I got already some time ago a copy of a great, concise volume on web-scale discovery services mailed to me (please, note the disclosure). The book is written by Roberto Raieli, librarian and library director working at the Sapienza Università di Roma (known of his previous infomative volume on multimedia information retrieval), translated from Italian by Elena Corradini and published in the Chandos Information Professional Series. It provides a practical summary of the state of the art of these half-way systems between general search engines and repository and database specific search services. The text is aimed primarily to librarians but is as such approachable to any non-technical readers interested in the topic, probably most obviously to museum and archives professionals and information specialists. While being very much down to earth, the text does also provide a critical vista to the major short-comings and problems with services that to a large extent attempt to imitate search engines and provide a comparable user experience, however, not quite succeeding in it and at the same time inheriting many of their shortcomings. It does also a good job in theorising and providing an intriguing outlook to conceptualising the current and future role of discovery services and their role in library and more broadly, ALM sphere and the cultural and informational competences presumed and reinforced by them. Rather unsurprisingly, Raieli's take on managing information overload is the emphasis of the continuing need of bibliography and controlled knowledge organisation. Making finding easier requires an indefinite amount of effort to describe heterogeneous resources and not being blinded by what I termed (Huvila 2012; 2016) as the convenience of complex easiness or hiding the quintessential complexity of such tasks as information acquisition, an illusion of solvability of complex and unsolvable problems promoted by many of the popular contemporary information technologies, and a tendency to appropriate technologies to function in roles far beyond what they are capable of as comprehensive answer machines not only to simple questions of what is the capital of France or when the next train to Copenhagen departs but also to much larger problems of how to stay healthy or live a good life. In this respect Raieli does good work in opening the, if not entirely black, at least a rather grey box of how discovery systems work and perhapos even more so, the ideals that steer their development.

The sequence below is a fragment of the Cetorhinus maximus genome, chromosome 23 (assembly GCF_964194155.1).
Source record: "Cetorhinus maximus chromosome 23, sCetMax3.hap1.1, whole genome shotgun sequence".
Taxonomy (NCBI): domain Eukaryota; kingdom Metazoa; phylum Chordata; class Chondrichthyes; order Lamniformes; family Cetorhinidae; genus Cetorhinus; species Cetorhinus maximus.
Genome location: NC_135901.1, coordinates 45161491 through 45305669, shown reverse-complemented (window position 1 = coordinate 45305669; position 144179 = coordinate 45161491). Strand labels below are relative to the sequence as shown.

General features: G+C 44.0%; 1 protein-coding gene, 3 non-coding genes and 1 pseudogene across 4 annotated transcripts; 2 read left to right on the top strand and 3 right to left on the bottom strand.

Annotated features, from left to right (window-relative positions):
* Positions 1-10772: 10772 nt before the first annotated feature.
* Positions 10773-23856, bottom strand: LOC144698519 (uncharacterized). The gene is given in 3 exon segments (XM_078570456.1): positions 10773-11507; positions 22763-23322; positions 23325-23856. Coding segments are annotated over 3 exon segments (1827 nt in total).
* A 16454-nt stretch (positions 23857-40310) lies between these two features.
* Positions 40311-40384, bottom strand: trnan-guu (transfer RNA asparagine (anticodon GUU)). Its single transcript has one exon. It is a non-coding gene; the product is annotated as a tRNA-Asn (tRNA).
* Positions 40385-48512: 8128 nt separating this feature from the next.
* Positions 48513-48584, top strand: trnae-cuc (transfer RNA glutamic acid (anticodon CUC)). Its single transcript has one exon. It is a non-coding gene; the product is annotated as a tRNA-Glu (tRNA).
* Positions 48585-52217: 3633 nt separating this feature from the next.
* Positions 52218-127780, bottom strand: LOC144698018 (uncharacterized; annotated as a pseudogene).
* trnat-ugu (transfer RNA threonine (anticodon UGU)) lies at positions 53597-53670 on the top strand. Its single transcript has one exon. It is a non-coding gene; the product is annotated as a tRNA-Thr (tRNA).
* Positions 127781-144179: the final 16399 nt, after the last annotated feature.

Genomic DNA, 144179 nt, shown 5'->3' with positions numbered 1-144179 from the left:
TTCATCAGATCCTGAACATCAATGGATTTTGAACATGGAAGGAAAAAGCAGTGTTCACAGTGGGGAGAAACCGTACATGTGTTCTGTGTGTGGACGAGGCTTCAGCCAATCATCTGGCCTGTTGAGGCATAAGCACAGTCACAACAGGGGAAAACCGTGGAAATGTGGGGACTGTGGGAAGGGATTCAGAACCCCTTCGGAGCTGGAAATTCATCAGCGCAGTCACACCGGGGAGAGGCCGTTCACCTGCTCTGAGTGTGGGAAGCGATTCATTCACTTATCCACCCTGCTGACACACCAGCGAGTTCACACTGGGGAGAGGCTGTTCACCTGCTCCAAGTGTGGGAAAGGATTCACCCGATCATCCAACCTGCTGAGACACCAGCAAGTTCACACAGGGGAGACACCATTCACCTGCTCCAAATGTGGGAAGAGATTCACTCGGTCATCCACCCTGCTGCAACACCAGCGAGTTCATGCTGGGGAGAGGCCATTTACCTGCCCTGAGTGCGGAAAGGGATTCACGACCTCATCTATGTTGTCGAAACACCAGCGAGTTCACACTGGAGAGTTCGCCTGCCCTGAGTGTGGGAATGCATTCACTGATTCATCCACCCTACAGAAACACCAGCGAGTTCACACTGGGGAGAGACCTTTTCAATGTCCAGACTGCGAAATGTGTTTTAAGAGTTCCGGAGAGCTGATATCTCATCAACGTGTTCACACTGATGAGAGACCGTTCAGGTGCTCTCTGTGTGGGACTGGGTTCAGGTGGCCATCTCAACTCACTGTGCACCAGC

Raieli, R. (2022). Web-scale discovery services: Principles, applications, discovery tools and development hypotheses. Chandos. (transl. by Elena Corradini).
Huvila, I. (2012). Information Services and Digital Literacy: In search of the boundaries of knowing. Chandos.
Huvila, I. (2016). Affective capitalism of knowing and the society of search engine. Aslib Journal of Information Management, 68(5), 566–588.